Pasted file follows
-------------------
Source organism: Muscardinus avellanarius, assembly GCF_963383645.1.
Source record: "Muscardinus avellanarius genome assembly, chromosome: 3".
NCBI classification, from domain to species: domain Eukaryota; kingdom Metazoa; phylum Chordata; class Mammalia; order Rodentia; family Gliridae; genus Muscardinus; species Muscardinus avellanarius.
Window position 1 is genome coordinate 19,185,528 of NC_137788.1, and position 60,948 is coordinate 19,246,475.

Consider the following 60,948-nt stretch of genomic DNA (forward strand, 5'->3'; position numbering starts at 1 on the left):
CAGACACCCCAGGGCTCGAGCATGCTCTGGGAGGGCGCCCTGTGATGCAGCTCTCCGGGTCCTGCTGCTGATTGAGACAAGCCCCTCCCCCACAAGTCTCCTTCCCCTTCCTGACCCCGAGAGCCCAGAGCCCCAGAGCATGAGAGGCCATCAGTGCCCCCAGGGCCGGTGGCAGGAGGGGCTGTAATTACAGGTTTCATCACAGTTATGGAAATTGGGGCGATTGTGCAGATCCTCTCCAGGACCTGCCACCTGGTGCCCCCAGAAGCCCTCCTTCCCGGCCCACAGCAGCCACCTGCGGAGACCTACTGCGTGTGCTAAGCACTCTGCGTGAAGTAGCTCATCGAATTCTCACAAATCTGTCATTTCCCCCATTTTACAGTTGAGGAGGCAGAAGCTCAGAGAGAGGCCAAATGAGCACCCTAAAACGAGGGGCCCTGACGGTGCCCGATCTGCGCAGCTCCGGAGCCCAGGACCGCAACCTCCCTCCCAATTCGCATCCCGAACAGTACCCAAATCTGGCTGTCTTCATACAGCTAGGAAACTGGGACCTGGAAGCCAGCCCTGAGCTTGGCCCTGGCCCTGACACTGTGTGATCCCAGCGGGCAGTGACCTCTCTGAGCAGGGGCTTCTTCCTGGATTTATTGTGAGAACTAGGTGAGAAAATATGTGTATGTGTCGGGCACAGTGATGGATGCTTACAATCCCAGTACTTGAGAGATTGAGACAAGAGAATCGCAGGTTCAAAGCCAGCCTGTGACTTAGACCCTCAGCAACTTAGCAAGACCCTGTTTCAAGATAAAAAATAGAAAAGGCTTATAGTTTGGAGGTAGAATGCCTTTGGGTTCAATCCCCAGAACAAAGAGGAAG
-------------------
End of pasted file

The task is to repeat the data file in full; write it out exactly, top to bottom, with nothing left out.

Source organism: Muscardinus avellanarius, assembly GCF_963383645.1.
Source record: "Muscardinus avellanarius genome assembly, chromosome: 3".
NCBI classification, from domain to species: domain Eukaryota; kingdom Metazoa; phylum Chordata; class Mammalia; order Rodentia; family Gliridae; genus Muscardinus; species Muscardinus avellanarius.
Window position 1 is genome coordinate 19,185,528 of NC_137788.1, and position 60,948 is coordinate 19,246,475.

Consider the following 60,948-nt stretch of genomic DNA (forward strand, 5'->3'; position numbering starts at 1 on the left):
CAGACACCCCAGGGCTCGAGCATGCTCTGGGAGGGCGCCCTGTGATGCAGCTCTCCGGGTCCTGCTGCTGATTGAGACAAGCCCCTCCCCCACAAGTCTCCTTCCCCTTCCTGACCCCGAGAGCCCAGAGCCCCAGAGCATGAGAGGCCATCAGTGCCCCCAGGGCCGGTGGCAGGAGGGGCTGTAATTACAGGTTTCATCACAGTTATGGAAATTGGGGCGATTGTGCAGATCCTCTCCAGGACCTGCCACCTGGTGCCCCCAGAAGCCCTCCTTCCCGGCCCACAGCAGCCACCTGCGGAGACCTACTGCGTGTGCTAAGCACTCTGCGTGAAGTAGCTCATCGAATTCTCACAAATCTGTCATTTCCCCCATTTTACAGTTGAGGAGGCAGAAGCTCAGAGAGAGGCCAAATGAGCACCCTAAAACGAGGGGCCCTGACGGTGCCCGATCTGCGCAGCTCCGGAGCCCAGGACCGCAACCTCCCTCCCAATTCGCATCCCGAACAGTACCCAAATCTGGCTGTCTTCATACAGCTAGGAAACTGGGACCTGGAAGCCAGCCCTGAGCTTGGCCCTGGCCCTGACACTGTGTGATCCCAGCGGGCAGTGACCTCTCTGAGCAGGGGCTTCTTCCTGGATTTATTGTGAGAACTAGGTGAGAAAATATGTGTATGTGTCGGGCACAGTGATGGATGCTTACAATCCCAGTACTTGAGAGATTGAGACAAGAGAATCGCAGGTTCAAAGCCAGCCTGTGACTTAGACCCTCAGCAACTTAGCAAGACCCTGTTTCAAGATAAAAAATAGAAAAGGCTTATAGTTTGGAGGTAGAATGCCTTTGGGTTCAATCCCCAGAACAAAGAGGAAG